Beers we plan to have on tap are:
1. Wibaux’s Gold-5.5%-lightly hopped made with some locally produced honey. What we call our “Bud Light Transformation Beer.”
2. Beaver Creek Pale Ale-6.6%-Refreshingly hoppy ale
3. Redheaded IPA -Rich red India Pale Ale with bold hop flavors
4. Paddlefish Stout-Made with dark roasted malts with a smooth espresso finish
We’ll have a 5th rotating beer someday!!!!!!! And root beer on tap. Hours are 4-8pm Thur-Sun
See you in Wibaux,
This article in the Denver Post highlights the desperation of the big breweries to catch the fast-growth craft beer industry. They are failing badly.
- Craft beer is a relationship between brewer and beer lover. Big breweries lost that relationship when they went after market share.
- Craft beer doesn’t skimp on flavor for production. Though some brewers filter their beer to prolong shelf life, most brew to exacting standards to preserve the taste and quality of their beer for conscientious beer drinkers.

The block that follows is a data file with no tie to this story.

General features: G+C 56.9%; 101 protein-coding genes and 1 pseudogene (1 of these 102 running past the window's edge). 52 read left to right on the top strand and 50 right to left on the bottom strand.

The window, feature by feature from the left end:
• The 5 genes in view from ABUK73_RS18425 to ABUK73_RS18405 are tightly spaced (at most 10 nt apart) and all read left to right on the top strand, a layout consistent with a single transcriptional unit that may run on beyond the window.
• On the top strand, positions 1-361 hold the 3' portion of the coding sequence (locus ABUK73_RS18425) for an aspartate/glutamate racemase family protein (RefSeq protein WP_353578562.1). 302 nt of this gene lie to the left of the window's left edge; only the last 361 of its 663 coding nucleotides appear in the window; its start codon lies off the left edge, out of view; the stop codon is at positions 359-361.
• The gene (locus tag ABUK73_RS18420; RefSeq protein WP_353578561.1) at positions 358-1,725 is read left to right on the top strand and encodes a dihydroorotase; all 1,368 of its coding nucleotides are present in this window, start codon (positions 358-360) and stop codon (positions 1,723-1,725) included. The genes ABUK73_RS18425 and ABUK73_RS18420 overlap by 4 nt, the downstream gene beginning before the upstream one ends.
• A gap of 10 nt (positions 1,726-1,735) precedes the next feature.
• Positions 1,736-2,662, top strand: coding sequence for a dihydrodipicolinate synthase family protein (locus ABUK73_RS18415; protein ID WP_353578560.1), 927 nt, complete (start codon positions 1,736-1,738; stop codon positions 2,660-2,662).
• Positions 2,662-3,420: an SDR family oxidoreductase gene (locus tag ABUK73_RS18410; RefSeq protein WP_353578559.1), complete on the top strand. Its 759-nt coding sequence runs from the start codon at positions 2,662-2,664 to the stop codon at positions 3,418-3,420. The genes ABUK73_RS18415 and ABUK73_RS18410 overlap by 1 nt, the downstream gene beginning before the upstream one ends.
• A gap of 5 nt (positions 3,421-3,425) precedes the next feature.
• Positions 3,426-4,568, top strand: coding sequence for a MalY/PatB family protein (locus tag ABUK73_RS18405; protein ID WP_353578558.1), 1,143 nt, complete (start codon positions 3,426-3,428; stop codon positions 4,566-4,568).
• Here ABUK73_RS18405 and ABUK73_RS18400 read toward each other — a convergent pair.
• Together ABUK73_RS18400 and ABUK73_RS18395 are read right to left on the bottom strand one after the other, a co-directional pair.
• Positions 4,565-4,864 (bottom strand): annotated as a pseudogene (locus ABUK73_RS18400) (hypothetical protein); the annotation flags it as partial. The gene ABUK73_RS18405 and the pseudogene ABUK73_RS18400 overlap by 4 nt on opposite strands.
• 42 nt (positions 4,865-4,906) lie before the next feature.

- Craft beer drinkers like real choices, not one beer interpreted three ways.
- Craft beer often is real beer. It is a living organism not heat pasteurized and cold filtered. With apologies to Bayern, which produces lagered craft beers that go through a cold filtering. See the video here.
- Craft beer is a lifestyle, not an unrealistic beach volleyball scene with voluptuous women falling out of their bikinis.
- With the vast majority of the more than 4,000 breweries in this country being destination craft breweries, it won’t be as easy to dupe beer drinkers into believing the Miller Light Brewing Collection is anything other than Miller Light.